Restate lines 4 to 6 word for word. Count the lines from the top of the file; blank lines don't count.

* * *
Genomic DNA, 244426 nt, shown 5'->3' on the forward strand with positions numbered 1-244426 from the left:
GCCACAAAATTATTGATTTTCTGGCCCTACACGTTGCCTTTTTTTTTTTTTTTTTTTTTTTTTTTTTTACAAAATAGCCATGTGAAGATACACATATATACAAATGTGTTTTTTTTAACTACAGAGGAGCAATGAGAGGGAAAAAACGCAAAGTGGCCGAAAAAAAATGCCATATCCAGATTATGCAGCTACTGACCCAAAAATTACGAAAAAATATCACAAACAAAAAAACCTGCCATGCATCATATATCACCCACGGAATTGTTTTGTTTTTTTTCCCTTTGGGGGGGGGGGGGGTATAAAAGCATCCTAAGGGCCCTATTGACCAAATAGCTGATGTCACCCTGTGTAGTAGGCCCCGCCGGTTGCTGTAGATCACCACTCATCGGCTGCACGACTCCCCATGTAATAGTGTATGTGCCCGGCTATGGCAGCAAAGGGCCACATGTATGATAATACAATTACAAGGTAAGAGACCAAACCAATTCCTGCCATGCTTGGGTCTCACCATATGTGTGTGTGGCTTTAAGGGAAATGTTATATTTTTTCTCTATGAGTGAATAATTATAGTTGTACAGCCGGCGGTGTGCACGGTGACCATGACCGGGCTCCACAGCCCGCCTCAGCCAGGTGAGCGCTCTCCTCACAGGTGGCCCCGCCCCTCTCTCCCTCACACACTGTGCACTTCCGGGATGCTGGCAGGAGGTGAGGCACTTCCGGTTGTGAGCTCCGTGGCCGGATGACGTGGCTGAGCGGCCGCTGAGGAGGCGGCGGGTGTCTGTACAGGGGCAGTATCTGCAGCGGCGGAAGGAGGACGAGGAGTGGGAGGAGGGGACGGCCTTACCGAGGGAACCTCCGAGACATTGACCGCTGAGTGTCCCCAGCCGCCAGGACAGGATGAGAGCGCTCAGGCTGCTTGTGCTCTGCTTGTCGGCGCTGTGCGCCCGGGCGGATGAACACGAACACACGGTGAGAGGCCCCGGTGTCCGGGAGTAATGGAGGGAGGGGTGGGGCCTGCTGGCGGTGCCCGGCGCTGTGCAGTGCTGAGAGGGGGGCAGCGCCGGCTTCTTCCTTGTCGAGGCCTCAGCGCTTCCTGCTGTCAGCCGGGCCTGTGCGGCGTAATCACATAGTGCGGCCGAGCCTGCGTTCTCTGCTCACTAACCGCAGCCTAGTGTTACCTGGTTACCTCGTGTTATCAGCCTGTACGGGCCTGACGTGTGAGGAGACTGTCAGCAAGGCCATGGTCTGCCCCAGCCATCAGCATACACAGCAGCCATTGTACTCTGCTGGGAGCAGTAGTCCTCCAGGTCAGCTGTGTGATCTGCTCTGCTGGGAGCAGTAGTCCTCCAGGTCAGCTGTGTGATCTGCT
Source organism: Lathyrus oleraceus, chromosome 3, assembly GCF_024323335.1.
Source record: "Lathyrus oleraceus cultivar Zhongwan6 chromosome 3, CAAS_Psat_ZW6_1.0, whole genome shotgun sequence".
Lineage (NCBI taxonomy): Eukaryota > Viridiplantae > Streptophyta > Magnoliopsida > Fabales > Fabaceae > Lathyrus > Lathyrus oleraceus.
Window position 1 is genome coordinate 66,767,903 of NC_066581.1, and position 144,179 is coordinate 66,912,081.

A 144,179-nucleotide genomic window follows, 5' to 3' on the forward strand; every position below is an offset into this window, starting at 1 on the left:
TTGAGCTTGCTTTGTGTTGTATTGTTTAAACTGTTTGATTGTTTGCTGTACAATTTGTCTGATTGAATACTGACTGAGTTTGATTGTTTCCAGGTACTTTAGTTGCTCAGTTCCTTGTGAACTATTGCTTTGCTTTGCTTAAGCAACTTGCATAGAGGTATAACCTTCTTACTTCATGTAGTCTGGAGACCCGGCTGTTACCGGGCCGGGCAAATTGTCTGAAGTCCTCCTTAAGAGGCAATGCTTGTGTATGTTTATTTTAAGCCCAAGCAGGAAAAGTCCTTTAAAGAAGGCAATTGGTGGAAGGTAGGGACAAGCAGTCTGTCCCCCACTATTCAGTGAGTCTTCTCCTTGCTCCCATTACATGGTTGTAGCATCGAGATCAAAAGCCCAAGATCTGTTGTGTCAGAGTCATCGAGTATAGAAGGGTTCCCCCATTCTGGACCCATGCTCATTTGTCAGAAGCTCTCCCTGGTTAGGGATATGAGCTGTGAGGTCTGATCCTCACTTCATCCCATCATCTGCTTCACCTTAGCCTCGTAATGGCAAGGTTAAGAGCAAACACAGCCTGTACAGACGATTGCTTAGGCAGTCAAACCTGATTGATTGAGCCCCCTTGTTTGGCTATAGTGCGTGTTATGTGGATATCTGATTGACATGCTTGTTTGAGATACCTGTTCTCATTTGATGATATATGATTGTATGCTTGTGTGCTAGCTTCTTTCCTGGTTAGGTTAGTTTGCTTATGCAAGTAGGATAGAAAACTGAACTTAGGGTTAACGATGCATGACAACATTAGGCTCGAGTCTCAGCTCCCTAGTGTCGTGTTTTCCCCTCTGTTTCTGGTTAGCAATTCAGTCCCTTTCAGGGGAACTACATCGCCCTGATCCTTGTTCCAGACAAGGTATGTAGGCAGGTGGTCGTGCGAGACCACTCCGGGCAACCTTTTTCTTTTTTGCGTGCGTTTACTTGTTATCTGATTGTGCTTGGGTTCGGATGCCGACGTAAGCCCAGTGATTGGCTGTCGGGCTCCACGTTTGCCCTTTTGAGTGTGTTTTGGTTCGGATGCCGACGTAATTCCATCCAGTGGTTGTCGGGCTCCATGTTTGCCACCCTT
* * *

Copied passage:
Source record: "Lathyrus oleraceus cultivar Zhongwan6 chromosome 3, CAAS_Psat_ZW6_1.0, whole genome shotgun sequence".
Lineage (NCBI taxonomy): Eukaryota > Viridiplantae > Streptophyta > Magnoliopsida > Fabales > Fabaceae > Lathyrus > Lathyrus oleraceus.
Window position 1 is genome coordinate 66,767,903 of NC_066581.1, and position 144,179 is coordinate 66,912,081.